Ah, the first blush of romance. The first time you see the idea, sitting there in the corner of your mind, trying to get your attention in that inconspicuous manner these ideas sometimes adopt. You look away, convinced that there is no way this idea could possibly go anywhere. It’s just a fluke, a fling. Surely, you’ll forget it by morning. But when you look back, the idea is still there, sitting in the corner, flirting with you. So what’s a harmless little flirtation? You approach the idea cautiously, in a manner you hope is suave and sophisticated, but as you get closer, your excitement rises. Your heart begins to race. You lick your lips in anticipation. It’s even more exciting up close. So you flirt with it, spend the night with it, take it home with you. In the morning, you’re surprised that it’s still with you. After two months, you begin to believe this idea has a future. So you cultivate it, give up sleep for it, nurture it as it grows within you. Soon, what began as a nugget of an idea in your mind blossoms into a full-blown creature. It grows within you, like a fetus in a womb, becoming bigger by the month, more substantial. You can almost feel it move within you; you carry it everywhere, wherever you go, it’s there with you. All of your energy is devoted to it.

After a suitable gestation period, your little nugget of an idea, which you have affectionately begun to call “the book” while you search for the right title, is ready to make its appearance. Your months of labor are about to pay off as you prepare to deliver your book into the capable hands of the publisher who will introduce it to the world. But wait, his assistant has to help you clean it up a bit first and you are struck by the niggling thought, What if my baby’s ugly? What if I put this out there and no one likes it? But with the reassurances of your publisher, you clean the book up and send it back, maybe with a prayer or two, and you wait. Now it’s time for your baby to prove its worth.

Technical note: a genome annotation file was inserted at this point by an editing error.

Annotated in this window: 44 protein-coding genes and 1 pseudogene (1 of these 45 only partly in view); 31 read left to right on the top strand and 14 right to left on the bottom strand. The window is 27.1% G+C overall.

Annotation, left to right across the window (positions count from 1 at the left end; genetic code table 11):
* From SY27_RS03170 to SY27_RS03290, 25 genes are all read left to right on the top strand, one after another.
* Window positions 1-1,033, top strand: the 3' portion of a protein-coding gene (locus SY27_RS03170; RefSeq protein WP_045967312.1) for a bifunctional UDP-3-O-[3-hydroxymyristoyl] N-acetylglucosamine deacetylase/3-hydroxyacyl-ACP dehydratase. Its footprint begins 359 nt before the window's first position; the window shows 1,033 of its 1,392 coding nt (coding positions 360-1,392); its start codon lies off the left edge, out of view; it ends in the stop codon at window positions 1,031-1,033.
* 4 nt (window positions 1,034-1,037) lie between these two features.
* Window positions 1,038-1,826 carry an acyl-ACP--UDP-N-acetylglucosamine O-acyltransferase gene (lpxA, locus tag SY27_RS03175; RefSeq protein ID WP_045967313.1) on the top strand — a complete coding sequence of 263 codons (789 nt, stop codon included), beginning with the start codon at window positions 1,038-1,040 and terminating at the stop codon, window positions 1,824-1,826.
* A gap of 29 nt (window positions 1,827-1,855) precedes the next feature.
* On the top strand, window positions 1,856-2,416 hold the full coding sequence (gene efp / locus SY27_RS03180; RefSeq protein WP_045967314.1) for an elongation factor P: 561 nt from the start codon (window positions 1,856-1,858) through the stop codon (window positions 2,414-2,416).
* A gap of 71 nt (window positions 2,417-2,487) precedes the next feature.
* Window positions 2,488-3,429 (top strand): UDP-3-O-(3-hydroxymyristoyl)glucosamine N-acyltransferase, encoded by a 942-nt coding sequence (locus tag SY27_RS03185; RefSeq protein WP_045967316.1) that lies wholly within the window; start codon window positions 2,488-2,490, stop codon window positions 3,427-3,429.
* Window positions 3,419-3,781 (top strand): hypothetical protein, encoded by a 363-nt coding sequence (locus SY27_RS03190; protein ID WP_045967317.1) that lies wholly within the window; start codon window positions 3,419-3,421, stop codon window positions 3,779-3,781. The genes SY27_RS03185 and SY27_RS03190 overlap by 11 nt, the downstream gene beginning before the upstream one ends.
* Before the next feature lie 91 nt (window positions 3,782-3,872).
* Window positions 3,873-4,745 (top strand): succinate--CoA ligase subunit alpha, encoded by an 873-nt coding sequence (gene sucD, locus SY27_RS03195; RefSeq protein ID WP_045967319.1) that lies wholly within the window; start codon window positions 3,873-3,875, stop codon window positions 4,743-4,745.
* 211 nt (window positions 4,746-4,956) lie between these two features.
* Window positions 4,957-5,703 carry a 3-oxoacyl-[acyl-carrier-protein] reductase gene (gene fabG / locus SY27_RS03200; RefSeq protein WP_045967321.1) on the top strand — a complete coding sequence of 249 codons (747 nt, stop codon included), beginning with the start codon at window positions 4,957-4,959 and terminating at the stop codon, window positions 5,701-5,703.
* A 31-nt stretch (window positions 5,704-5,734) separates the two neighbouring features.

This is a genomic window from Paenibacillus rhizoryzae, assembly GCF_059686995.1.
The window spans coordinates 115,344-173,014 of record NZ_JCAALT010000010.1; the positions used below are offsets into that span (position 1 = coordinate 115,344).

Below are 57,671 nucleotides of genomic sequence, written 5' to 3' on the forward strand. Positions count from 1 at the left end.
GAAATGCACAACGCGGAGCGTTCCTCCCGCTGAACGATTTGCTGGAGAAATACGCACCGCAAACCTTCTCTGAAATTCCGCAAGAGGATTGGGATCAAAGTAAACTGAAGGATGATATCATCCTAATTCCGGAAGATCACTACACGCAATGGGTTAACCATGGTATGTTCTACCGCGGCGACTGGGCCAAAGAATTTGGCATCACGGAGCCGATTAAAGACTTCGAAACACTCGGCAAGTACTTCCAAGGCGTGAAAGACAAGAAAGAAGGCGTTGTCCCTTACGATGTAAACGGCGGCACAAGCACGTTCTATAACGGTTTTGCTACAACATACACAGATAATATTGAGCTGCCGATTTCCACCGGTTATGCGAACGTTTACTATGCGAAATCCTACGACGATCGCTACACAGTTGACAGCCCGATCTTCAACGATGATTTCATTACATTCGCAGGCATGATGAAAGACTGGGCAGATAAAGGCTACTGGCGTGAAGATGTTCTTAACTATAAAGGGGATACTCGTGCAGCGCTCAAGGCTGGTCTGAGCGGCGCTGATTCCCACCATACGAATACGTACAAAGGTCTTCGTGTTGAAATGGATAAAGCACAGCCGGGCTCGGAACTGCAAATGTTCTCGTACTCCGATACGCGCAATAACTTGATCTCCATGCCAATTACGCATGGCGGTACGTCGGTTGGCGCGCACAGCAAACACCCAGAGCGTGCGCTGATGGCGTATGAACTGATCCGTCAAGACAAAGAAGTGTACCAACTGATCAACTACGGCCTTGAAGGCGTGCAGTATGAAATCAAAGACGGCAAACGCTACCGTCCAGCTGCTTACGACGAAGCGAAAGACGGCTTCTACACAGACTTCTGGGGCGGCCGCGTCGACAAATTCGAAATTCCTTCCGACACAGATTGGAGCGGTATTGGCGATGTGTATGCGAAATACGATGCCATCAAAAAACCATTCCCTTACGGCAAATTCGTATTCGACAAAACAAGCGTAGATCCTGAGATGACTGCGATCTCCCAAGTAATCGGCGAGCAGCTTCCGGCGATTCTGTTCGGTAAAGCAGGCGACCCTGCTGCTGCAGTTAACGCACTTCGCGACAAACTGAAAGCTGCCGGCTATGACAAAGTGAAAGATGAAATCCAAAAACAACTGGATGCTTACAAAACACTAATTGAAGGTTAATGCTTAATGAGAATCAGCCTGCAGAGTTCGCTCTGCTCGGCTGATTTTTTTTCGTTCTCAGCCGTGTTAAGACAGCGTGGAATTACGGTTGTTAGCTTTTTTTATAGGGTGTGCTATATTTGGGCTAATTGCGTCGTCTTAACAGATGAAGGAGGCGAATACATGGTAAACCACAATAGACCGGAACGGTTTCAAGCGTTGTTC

As you can tell from my whimsical tale above, writing and publishing, to me, often mimic conception and birth. The stages of both are remarkably similar. There is the courtship period when you are first introduced to the idea that will one day take over your life. Followed by the get-to-know you period during which you decide whether or not the idea has longevity and you want to commit to it. Once you make that commitment, there is the gestation period – I think you can guess what happens here. The idea grows and grows, taking on a life of its own, convincing you that you are mad, suffering from a hormonal imbalance, or both. But in the end, it’s worth it because you deliver a rollicking, three hundred page epic that someone is bound to love – and not because they’re related to you.

So I guess you could say that Nora’s Soul is the first of my literary babies. She is almost two months old now, having made her debut in November, and growing stronger every day. Bringing her to the attention of the public is similar to the care and nurturing of an infant, requiring constant vigilance. Yet the pay off is that people are noticing her, some are cooing over her, and others even want to take her home with them. She may just be crawling now, but soon she will gain her legs and walk on her own – -and I will sit back in amazement like any proud mother, thinking, Wow, I can’t believe I created that! And in the grand tradition of mothers everywhere, I will want to create another one, forgetting all of the pains and labor involved in the process. Keep your eyes open for the debut of Nora’s brother, Dante. Thank you for riding along with me on this whimsical journey into my take on writing. I hope you enjoyed the trip as much as I did.

Also see: Pat Bertram Introduces Dante, the Hero of Nora’s Soul by Margay Leah Justice.